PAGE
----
posted on Nov, 22 2009 @ 05:27 AM
Note that in some of my earlier posts in the 9/11 threads, I also unwittingly misused the term 'free fall speed', until one day I realised what I
had typed, slapped myself in the face and started to think properly. I am sure that I can be quoted in older posts where I have misused this term.
Good luck to you if you find one, I'll be happy to admit where I incorrectly used the terms in the past (probably nearly a year ago or more).
There are a couple of threads that I have been reading today, where I have seen both truthers and official government story believers, misuse the term
'free fall speed'.
I'll work in standard units, metres, kilometres and seconds. I've got no love for imperial units. Stick your feet and inches where they fit.
Free Fall Acceleration and Air Resistance
Acceleration by gravity is near enough to 9.8 m/s^2. It is not constant, but is close enough to being constant for the heights of the towers.
Air resistance will mean that objects experience resistance to the acceleration by gravity. Most models for air resistance start to become a little
messy, requiring differential equations to be solved. For the sake of simplicity and recognising that air resistance will affect the results a
little, we shall ignore it.
Note that the terms velocity and speed are not the same. Velocity is a directed vector, whereas speed is the magniture of the velocity.
Considering that the motion of the towers was basically a one-dimensional, directed collapse, it is somewhat acceptable to interchange the terms speed
and velocity, along with distance and displacement.
Stand at the top of a WTC tower with a brick in each hand. At the same time, let the left hand brick go and throw the right hand brick down. Both
are falling with the same free fall acceleration, but they have different initial speeds. Of course the right hand brick will hit the ground first,
as it has been thrown down.
I have seen some people claim that the right hand brick would be travelling faster than 'free fall' ... which doesn't really make sense, as the
right hand brick is travelling at free fall acceleration with an initial speed.
Parts of the WTC perimter sections appear to be ejected with a downward vertical velocity component, not merely tumbling downwards from rest. Of
course they appear to travel faster than the rest of the collapsing tower, as they have an initial speed. Those ejected sections are still falling
with free fall acceleration.
The WTC 1&2 towers were near enough to being 415m high.
Using s = ut + 1/2 at^2, it should take a dropped object 9.2 seconds to reach the ground from the top of the tower.
I kind of remember reading one report (FEMA?) that quoted a 10 second collapse time for the tower. I don't believe that figure, as I've seen videos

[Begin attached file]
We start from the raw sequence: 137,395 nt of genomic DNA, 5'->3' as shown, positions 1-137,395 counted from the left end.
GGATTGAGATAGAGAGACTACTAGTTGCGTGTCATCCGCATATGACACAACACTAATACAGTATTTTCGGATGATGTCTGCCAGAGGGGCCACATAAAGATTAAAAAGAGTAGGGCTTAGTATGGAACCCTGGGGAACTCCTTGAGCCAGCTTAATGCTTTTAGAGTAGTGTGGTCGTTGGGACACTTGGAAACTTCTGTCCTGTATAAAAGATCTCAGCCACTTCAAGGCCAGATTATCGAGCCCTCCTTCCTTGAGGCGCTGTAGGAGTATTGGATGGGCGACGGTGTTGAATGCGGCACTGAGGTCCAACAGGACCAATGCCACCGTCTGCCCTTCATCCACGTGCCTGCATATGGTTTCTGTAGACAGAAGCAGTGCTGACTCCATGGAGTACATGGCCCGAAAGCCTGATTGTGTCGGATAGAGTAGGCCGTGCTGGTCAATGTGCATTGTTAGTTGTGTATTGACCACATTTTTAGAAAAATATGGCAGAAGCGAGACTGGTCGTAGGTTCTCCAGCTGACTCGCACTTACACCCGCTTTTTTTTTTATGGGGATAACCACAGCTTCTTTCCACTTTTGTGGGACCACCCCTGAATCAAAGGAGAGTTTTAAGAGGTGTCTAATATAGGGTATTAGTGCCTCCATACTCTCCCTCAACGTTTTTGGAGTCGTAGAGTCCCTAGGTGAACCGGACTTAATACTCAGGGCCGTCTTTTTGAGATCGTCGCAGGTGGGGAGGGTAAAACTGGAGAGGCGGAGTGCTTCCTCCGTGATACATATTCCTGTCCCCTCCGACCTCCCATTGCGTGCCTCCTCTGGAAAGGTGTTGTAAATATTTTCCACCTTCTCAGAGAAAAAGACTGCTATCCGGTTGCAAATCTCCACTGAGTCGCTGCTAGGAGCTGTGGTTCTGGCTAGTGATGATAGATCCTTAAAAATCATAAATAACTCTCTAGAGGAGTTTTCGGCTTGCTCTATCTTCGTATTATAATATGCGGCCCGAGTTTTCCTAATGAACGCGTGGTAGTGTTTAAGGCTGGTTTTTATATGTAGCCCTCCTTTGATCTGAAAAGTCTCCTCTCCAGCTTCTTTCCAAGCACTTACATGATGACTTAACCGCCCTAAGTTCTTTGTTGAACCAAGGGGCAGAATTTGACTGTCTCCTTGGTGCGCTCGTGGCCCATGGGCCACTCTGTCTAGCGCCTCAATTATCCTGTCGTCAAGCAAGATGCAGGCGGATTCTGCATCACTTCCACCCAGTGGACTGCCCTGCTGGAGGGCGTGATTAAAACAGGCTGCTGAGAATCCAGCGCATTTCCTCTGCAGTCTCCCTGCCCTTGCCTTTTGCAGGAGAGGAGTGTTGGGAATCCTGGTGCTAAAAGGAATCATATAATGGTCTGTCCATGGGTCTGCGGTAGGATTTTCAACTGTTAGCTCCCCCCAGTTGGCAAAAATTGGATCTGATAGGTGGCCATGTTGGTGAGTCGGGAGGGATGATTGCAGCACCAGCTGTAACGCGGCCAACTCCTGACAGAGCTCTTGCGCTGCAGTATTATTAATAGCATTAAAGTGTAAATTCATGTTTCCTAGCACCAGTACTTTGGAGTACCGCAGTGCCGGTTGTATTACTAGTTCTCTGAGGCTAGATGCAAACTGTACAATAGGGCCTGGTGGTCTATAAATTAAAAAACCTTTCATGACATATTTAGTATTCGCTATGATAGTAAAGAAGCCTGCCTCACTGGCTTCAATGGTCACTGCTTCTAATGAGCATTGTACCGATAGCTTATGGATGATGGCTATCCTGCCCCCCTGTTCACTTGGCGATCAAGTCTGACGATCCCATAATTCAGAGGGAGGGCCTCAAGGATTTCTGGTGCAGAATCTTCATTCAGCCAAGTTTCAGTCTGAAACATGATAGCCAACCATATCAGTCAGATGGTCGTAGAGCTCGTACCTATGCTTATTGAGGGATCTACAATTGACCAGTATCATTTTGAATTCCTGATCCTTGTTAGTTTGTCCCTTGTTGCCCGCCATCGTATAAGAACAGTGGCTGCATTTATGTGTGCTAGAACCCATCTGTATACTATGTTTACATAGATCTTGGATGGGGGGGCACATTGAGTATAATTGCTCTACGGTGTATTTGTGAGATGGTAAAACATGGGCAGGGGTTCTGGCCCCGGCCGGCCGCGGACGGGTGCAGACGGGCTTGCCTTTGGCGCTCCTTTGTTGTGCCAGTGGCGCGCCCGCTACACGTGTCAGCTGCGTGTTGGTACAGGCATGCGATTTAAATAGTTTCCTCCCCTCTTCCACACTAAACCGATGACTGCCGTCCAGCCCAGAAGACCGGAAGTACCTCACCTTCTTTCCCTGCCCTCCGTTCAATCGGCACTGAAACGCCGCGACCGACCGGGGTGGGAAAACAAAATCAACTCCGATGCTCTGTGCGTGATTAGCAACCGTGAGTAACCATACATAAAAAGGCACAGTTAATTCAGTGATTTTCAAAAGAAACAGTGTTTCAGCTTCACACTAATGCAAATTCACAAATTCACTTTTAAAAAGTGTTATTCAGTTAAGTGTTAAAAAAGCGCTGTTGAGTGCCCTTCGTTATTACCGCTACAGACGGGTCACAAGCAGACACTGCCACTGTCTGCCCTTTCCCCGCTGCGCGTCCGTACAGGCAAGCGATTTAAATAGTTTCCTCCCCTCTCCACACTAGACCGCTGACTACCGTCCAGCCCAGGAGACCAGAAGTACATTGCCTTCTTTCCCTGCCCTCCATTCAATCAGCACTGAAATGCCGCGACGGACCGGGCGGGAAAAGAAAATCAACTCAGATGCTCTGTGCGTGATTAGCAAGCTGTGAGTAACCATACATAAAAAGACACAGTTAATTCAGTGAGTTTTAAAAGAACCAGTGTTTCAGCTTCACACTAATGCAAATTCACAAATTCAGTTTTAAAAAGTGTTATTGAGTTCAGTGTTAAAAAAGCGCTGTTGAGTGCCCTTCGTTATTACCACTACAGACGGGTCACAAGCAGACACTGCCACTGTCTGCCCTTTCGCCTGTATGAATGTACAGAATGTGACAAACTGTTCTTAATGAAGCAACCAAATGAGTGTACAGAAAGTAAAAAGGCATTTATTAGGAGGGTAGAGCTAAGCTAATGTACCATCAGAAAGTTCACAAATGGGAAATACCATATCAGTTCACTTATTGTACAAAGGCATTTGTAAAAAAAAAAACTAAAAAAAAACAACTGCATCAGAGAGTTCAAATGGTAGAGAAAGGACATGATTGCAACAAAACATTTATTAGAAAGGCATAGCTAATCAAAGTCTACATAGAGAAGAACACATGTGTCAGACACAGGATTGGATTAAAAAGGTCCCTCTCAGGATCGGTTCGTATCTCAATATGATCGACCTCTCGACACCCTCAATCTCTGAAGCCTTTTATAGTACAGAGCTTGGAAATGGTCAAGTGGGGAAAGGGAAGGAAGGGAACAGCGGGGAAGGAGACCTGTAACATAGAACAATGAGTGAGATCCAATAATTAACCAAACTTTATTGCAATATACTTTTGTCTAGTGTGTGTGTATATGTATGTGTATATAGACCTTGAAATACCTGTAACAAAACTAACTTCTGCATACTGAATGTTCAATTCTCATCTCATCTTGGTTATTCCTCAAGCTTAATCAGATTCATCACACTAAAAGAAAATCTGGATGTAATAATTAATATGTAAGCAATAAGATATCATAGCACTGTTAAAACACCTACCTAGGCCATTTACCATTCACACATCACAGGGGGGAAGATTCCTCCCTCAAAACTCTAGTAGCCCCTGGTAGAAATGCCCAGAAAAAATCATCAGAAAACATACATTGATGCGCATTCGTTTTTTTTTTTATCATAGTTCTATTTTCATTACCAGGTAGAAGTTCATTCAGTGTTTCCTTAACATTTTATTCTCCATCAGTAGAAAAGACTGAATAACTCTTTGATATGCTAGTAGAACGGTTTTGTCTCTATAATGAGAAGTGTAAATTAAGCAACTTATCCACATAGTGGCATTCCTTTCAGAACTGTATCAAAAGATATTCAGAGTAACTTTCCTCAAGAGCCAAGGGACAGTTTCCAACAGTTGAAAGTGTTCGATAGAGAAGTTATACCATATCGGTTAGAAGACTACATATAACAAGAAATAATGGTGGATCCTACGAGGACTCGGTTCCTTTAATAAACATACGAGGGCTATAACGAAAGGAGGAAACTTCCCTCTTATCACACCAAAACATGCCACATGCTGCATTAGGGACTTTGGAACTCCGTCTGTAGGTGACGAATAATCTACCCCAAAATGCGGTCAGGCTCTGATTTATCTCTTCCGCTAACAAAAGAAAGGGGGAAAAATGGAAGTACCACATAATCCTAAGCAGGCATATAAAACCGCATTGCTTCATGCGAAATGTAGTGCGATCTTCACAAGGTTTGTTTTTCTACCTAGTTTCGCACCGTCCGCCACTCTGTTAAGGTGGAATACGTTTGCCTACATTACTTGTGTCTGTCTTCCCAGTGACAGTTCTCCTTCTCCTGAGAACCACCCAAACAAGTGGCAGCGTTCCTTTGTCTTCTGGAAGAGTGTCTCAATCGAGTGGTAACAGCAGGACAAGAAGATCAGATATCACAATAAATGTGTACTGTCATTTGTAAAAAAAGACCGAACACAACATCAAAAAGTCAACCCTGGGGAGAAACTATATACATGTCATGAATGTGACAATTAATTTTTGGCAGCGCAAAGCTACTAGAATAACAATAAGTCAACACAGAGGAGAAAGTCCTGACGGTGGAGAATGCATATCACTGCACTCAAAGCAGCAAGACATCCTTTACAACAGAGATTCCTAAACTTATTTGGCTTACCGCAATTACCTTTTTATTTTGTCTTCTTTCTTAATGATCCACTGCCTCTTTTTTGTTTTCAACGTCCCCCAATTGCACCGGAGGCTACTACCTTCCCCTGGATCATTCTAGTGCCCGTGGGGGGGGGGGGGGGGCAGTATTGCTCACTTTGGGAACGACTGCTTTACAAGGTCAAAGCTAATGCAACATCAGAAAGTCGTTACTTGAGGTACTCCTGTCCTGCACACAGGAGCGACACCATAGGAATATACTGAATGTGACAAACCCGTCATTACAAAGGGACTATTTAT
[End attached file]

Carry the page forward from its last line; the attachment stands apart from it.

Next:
that take at least 15 seconds for the tower to collapse. Clearly, the tower took longer to collapse than a dropped object would take to hit the
We can calculate an average collapse speed for a dropped object.
v = s/t, gives 45.1m/s or 162.4km/h.
However, this is an average speed. Note that the only time the dropped object was travelling at that instantaneous speed was at 4.6 seconds
into its fall. The final speed of the dropped object, given by v^2 = 2as, is 90.2m/s or 324.7km/h.
As you can see, the term 'free fall speed' doesn't make much sense and states nothing about the initial speed of the object.
What I have not seen is a simple plot for the roofline of the WTC towers. A distance-time plot for a point on the roofline can be used to determine
the speed and the acceleration of the roofline's collapse, as that was 415m high and started from rest.
I've read claims that the roofline fell with free fall acceleration. I've also read claims that the roofline fell with linear displacement, meaning
a constant speed, meaning zero acceleration. Both can't be true.
Can anyone provide me with a distance-time plot for a point on a WTC roofline?
WTC 7 is a little different because NIST has provided us with more figures to work with. The height of the tower is near enough to 226m. A dropped
object will take 6.6 seconds to reach the ground. It will have an average speed of 34.2m/s (123.3km/h) and it will hit the ground with a final speed
of 66.6m/s (239.8km/h).
NIST modelled a point on the roofline from when it started to descend and broke the motion into three sections.
Section 1 was for t = 0 to t = 1.75 seconds, where the acceleration was less than free fall.
Section 2 was for t = 1.75 to t = 4.00 seconds, where the acceleration was the same as free fall.
Section 3 was for t = 4.00 to t= 5.4 seconds, where the acceleration was less than free fall.
It is plainly clear that the acceleration of WTC 7 was not constant for the entire collapse. However, for 2.25 seconds, there was a constant free
The term 'free fall speed' when used for WTC 7 is not appropriate.
Is the 'free fall speed' referring to an initial speed, a final speed or the average speed?
Anyway, it's been a long day and I haven't checked the calculations for accuracy beyond a decimal place.
Please pay careful attention to when and why you wish to use the term 'free fall speed' and if you're really thinking it through properly. There
is a distinct difference between the terms 'free fall speed' and 'free fall acceleration'.